One such method is looking for specific broad emission lines, since this points to gas with a high temperature and velocity, exactly as expected for matter accreting onto a black hole. In today’s paper, broad Hβ emission was found in a bright region within a galaxy system called ZS7 observed with JWST –  a clear indication that this system hosts an AGN. 

What’s interesting about ZS7, however, is that slightly offset from this broad-line AGN, we can see evidence of a second AGN (see Figure 1). Unlike the first one, this AGN doesn’t exhibit any broad-line emission. This isn’t too much of a concern – the broad-line emitting region can often be hidden behind huge amounts of dust surrounding the accreting black hole. Instead, astronomers have observed very strong emission of a few key spectral lines. Such strong emission of these lines can only be explained by very high gas temperatures, the likes of which are commonly observed in AGN. 

The process of elimination

As exciting as it is to find evidence of two potential AGN within a single system, the authors still have to go through various tests to exclude other possible explanations for what they observe. For example, supernovae explosions can also cause broad Hβ emission. However, the broad-line emission observed in ZS7 is a lot brighter and more symmetrical than what would be typical of a supernova. If it was a supernova, we would also expect the brightness to vary significantly with time, since these colossal explosions emit fast waves of hot gas. Luckily, this system was observed by JWST twice, separated by 5 months. Little to no variation in the brightness is found, further making the supernova scenario very unlikely.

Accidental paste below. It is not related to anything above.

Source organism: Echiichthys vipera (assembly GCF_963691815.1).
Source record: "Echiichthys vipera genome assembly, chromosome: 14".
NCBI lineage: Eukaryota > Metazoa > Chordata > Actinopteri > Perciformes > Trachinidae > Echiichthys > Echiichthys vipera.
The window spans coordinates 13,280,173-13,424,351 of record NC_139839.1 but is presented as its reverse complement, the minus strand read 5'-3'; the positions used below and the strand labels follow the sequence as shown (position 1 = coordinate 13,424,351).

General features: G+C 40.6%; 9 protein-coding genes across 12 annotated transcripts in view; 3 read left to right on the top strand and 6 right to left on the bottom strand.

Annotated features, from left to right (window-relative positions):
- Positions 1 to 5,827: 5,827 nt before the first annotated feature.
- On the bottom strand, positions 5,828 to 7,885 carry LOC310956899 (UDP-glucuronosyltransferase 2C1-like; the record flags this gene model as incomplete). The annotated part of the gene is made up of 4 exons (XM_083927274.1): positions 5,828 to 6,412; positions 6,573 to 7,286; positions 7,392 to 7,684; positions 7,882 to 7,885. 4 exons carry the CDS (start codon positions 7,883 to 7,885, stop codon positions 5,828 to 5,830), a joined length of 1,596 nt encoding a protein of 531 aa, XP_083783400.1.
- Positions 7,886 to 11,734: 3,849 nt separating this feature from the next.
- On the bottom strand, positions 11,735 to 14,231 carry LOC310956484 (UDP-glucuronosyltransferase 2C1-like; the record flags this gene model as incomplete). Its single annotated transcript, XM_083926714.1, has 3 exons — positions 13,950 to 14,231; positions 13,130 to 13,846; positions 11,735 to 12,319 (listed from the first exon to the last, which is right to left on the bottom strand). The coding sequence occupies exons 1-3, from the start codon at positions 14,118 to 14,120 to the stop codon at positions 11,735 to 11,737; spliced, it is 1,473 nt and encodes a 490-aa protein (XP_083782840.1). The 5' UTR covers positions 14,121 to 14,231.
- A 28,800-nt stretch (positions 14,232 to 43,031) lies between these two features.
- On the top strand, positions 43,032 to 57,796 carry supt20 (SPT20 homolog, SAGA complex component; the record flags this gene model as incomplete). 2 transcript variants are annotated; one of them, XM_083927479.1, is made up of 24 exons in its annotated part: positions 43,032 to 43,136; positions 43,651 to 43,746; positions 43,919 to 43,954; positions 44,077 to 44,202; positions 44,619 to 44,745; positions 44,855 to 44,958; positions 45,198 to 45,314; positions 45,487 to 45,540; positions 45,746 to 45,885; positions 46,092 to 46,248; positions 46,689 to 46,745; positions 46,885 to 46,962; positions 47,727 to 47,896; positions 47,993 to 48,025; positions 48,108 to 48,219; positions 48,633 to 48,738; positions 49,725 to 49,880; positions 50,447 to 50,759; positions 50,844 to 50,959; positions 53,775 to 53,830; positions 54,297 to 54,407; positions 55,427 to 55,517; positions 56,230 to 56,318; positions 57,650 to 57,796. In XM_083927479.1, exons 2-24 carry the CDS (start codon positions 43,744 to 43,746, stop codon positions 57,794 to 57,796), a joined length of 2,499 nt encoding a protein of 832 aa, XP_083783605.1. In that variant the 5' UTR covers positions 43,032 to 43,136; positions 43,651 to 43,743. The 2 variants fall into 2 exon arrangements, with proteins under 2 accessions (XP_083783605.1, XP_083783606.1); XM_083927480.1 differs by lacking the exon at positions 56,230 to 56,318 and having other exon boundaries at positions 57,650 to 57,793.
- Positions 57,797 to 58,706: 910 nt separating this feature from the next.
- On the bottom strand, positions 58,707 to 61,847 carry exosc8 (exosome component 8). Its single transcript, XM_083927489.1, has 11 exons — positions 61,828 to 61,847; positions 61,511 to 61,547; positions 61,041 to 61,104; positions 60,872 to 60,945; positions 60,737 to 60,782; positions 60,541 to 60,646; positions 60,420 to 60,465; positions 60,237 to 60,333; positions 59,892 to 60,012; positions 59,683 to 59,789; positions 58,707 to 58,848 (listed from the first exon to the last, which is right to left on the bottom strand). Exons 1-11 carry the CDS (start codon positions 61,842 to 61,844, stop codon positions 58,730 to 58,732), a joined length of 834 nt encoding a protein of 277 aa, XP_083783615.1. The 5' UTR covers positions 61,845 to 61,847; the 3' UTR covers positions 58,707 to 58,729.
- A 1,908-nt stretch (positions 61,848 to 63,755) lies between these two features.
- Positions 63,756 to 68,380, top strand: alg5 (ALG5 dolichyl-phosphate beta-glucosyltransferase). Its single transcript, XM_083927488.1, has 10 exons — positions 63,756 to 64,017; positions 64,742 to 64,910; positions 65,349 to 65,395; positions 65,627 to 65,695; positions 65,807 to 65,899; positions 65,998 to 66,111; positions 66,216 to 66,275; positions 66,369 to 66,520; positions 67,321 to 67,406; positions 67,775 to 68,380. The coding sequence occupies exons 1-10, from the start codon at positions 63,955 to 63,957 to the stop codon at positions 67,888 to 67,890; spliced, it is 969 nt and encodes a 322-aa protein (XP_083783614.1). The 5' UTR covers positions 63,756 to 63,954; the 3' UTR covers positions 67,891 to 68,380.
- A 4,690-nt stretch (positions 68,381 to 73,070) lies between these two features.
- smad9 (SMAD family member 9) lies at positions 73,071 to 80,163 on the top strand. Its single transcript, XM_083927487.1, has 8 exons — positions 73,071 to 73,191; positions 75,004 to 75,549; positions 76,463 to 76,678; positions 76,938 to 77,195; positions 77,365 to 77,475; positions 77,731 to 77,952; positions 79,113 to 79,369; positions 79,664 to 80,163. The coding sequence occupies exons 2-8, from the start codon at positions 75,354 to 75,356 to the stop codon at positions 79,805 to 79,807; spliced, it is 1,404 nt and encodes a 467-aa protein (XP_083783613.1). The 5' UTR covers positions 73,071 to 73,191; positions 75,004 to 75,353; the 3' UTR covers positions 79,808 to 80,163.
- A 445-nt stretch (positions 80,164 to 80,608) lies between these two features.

Another possible explanation is the presence of massive stars. Wolf-Rayet stars are a specific type of evolved, massive star that emit broad emission lines due to their high temperatures and powerful stellar winds. Again, the observations of ZS7 disfavour this scenario, since other spectral features typical of Wolf-Rayet stars are not observed.

After a thorough elimination process of many other possible explanations, the authors conclude that ZS7 hosting two AGN is the most likely scenario.